entertainment

A project for the books: Philly photographer shoots librarians

Stephanie Aaronson

Updated: Wednesday, February 26, 2014, 3:00 AM

Librarian portraits by Philly-based photographer Kyle Cassidy.

It all started with a tweet. A Houston-based librarian named Naomi Gonzales reached out to a photographer on Twitter to let him know that librarians were coming to Philly. “We are friendly and fabulously photogenic,” she said.

Ingrid Abrams: "No one is better at fostering intellectual curiosity than children's and teen librarians." (Kyle Cassidy)
Lalitha Nataraj Lalitha Nataraj, Youth Services Librarian, Escondido Public Library (Escondido, CA): "Ideally, the library is an equalizer, where people can go and not feel judged. Even if this isn't always the case, library staff can and should advocate for libraries as equalizing community spaces." (Kyle Cassidy)
JP Porcaro, NJ Chapter Councillor for ALA Council: "I have two things I'd really like to say about libraries: The first is that libraries are a place to Make it Happen. And the best quote I found about libraries is actually by Keith Richards from the Rolling Stones. He says, 'When you're growing up there are two institutional places that effect you most powerfully: The Church which belongs to God and the public library which belongs to you. The public library is a great equalizer.'" (Kyle Cassidy)
Fobozi M. Ettarn, MLIS Student, Rutgers University: "Libraries are important because students these days are not actually competent at navigating the digital world, but we as librarians help them not only navigate the digital sphere, but become better global citizens." (Kyle Cassidy)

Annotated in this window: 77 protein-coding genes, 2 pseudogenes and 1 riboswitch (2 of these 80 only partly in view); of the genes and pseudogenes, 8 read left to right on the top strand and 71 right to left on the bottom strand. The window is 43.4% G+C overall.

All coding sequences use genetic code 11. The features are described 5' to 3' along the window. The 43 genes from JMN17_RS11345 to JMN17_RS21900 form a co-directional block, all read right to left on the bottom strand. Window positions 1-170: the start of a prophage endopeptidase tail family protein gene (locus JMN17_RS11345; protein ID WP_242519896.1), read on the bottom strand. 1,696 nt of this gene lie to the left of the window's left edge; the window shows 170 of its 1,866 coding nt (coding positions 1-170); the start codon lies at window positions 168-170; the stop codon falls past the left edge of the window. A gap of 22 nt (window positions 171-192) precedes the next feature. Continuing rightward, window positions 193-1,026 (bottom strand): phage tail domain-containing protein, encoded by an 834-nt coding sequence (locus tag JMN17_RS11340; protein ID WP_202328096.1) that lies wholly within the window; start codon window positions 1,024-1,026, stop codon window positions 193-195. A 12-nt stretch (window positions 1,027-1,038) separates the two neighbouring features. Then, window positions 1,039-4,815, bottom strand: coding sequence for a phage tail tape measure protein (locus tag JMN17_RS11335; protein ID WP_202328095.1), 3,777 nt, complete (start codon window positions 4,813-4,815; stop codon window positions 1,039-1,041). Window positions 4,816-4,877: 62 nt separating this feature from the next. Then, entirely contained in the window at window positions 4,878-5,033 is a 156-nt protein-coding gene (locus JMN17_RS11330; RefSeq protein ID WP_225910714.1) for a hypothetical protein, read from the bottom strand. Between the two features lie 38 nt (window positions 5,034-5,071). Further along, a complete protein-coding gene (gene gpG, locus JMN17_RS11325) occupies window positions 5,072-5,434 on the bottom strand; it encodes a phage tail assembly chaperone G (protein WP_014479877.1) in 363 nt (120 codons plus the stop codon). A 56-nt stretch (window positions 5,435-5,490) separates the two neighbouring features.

Leigh Milligan: "Libraries are important because they can make a difference in one's life. They are super inforrmation centers that are essential to provide accessible information to all." (Kyle Cassidy)
Dale McNeill, San Antonio Public Library "I think libraries are important because in the kind of sea of information, libraries contain and curate information and culture; they connect people with those resources; and they provide a place...I think the place is as important as the information and culture. But: contain, curate, connect and place." (Kyle Cassidy)
Tina Coleman: Libraries and librarians are important because the y can open entire new worlds to the people in their communities. Not just through books - everyone knows about the books - but libarians are super smart. They know things - and they know how to find the things they (and you) don't know." (Kyle Cassidy)
Timothy Conley, Center for Jewish History: "There's something like 2.1 billion indexed webpages on the internet and the stewardship of our cultural heritage through digital materials is everyone's responsibility. All this information is freely available at the library." (Kyle Cassidy)
Courtney Young, Penn State Greater Allegheny library: "Why libraries? Innovation, creativity, inspiration, diversity, commmunity." (Kyle Cassidy)
Erin Berman, San Jose Public Library: "Libraries are centers for knowledge that everyone in our society can access. They provide a place for discovery, creation and innovation. Libraries are our future without them our democracy is lost." (Kyle Cassidy)
Trevor Calvert, Marin Academy high school library: "I believe that libraries are vital as free access to information as a cornerstone of a healthy democracy." (Kyle Cassidy)
Gena Peone, Assistant Cultural Collections Manager of the Spokane Tribe of Indians: "Libraries and archives have a great capacity to facilitate repatriation of knowledge with respect to Tribal interests. I am looking forward to continuing this journey, locating resources and bringing them home." (Kyle Cassidy)
Megan Threats, AIDS Library of Philadelphia FIGHT "As a librarian for an AIDS Service Organization, I am able to deliver services and design and conduct projects that improve access to HIV/AIDS related health information for patients, the affected community, and their caregivers. Libraries are epicenter for access to information, and librarians have the unique opportunity to help users build digital and information literacy skills that are transferable and applicable in everyday life." (Kyle Cassidy)